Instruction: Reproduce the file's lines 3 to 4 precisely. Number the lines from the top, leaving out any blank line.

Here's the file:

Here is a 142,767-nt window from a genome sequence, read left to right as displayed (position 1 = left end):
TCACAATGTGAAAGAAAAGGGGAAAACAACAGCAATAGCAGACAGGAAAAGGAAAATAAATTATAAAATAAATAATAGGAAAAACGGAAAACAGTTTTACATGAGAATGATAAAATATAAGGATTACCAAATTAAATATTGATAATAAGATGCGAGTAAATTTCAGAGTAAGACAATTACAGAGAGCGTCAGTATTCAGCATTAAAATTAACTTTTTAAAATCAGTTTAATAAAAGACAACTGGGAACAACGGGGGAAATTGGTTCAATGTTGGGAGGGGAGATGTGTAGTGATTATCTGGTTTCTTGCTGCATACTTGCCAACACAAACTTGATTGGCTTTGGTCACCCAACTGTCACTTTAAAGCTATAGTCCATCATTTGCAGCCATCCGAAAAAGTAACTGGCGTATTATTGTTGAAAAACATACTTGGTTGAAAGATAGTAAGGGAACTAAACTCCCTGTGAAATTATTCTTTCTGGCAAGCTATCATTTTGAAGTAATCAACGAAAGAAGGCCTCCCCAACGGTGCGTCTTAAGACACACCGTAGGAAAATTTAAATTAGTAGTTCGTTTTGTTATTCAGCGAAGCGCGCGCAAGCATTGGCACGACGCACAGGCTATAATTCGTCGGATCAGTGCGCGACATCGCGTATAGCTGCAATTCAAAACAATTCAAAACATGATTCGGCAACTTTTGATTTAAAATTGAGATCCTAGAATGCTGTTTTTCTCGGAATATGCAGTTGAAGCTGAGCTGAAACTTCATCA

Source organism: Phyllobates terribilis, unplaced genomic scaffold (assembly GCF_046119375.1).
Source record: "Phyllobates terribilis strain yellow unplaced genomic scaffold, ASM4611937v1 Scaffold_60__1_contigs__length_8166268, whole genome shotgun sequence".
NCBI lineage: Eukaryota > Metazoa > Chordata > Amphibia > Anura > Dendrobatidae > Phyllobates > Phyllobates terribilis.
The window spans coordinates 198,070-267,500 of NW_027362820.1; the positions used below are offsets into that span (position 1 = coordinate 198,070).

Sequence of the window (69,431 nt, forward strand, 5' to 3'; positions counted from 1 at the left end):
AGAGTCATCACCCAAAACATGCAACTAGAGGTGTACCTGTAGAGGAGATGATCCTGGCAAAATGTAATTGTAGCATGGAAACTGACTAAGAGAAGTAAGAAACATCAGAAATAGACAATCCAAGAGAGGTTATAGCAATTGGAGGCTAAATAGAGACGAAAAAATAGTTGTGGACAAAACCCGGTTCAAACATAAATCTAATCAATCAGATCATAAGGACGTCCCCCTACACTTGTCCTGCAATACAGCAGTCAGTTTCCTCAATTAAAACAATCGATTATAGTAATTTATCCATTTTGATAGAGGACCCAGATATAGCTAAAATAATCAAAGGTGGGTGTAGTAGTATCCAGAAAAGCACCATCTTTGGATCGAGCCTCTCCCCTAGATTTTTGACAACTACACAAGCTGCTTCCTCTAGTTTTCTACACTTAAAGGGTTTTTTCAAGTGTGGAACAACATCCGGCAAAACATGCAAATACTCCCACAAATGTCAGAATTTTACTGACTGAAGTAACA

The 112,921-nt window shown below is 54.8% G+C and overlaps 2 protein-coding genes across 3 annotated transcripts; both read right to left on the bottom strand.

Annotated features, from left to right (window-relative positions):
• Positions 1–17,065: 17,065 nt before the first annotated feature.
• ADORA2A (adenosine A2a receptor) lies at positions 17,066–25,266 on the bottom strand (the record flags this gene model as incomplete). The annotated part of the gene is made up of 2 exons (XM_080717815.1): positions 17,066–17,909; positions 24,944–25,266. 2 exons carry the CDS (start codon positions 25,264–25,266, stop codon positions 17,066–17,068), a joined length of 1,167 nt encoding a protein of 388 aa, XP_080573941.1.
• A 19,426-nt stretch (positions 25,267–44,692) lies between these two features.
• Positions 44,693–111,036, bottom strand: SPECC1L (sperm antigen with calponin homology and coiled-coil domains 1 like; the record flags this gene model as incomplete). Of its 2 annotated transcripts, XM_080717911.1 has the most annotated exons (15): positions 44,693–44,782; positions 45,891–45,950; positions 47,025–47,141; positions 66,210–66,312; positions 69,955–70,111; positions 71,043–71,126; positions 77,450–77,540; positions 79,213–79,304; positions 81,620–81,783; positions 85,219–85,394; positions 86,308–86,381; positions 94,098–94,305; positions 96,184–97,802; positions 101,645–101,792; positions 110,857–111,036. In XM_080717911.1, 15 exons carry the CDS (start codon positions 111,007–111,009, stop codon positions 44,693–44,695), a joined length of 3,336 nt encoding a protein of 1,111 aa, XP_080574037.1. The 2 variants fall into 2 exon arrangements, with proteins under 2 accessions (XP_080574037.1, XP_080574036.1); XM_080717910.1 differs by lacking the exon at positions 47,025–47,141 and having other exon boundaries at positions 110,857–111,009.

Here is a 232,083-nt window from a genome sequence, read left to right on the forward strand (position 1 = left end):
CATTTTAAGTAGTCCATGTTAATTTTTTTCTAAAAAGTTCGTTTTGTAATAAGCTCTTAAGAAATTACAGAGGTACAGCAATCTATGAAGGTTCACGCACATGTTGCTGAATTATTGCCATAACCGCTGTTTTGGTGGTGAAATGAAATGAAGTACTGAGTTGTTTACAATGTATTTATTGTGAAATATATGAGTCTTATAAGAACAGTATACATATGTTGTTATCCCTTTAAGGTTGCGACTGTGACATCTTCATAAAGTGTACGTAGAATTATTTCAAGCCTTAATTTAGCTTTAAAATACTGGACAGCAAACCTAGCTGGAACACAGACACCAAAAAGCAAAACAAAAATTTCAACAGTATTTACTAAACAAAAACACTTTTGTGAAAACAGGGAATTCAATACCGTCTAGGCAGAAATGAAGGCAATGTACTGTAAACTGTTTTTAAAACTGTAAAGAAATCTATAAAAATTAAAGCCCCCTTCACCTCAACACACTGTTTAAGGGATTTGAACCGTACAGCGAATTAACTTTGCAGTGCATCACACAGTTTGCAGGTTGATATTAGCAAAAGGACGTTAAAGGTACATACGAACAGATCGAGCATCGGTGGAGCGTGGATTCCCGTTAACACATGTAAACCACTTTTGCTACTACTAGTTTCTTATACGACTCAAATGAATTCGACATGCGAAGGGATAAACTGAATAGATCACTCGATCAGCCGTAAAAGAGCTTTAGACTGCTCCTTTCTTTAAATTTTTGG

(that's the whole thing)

Source organism: Phyllobates terribilis, unplaced genomic scaffold (assembly GCF_046119375.1).
Source record: "Phyllobates terribilis strain yellow unplaced genomic scaffold, ASM4611937v1 Scaffold_60__1_contigs__length_8166268, whole genome shotgun sequence".